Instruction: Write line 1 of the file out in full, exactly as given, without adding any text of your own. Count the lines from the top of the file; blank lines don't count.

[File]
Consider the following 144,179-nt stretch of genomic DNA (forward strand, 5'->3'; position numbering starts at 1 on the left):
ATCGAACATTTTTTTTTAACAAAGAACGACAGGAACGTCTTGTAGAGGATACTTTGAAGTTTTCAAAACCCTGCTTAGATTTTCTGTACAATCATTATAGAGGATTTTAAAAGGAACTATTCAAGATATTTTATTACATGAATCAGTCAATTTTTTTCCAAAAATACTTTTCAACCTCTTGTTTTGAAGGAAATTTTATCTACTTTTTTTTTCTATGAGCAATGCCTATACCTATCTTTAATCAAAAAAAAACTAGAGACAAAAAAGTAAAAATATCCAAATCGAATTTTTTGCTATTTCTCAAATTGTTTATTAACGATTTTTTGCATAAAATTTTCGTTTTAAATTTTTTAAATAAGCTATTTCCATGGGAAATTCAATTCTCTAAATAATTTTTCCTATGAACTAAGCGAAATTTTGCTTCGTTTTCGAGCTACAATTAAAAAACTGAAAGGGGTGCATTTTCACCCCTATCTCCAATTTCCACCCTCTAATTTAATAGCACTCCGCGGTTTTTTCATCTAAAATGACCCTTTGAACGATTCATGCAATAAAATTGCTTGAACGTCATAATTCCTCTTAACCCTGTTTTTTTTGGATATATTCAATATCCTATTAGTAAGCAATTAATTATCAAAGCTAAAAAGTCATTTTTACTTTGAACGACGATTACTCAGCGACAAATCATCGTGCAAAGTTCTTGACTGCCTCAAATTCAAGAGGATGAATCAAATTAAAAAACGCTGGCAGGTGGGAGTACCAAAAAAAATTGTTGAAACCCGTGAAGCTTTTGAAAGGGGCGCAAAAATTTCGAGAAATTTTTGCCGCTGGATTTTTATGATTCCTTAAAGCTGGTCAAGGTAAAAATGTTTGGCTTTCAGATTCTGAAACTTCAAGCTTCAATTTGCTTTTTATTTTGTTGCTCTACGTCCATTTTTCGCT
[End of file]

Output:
Consider the following 144,179-nt stretch of genomic DNA (forward strand, 5'->3'; position numbering starts at 1 on the left):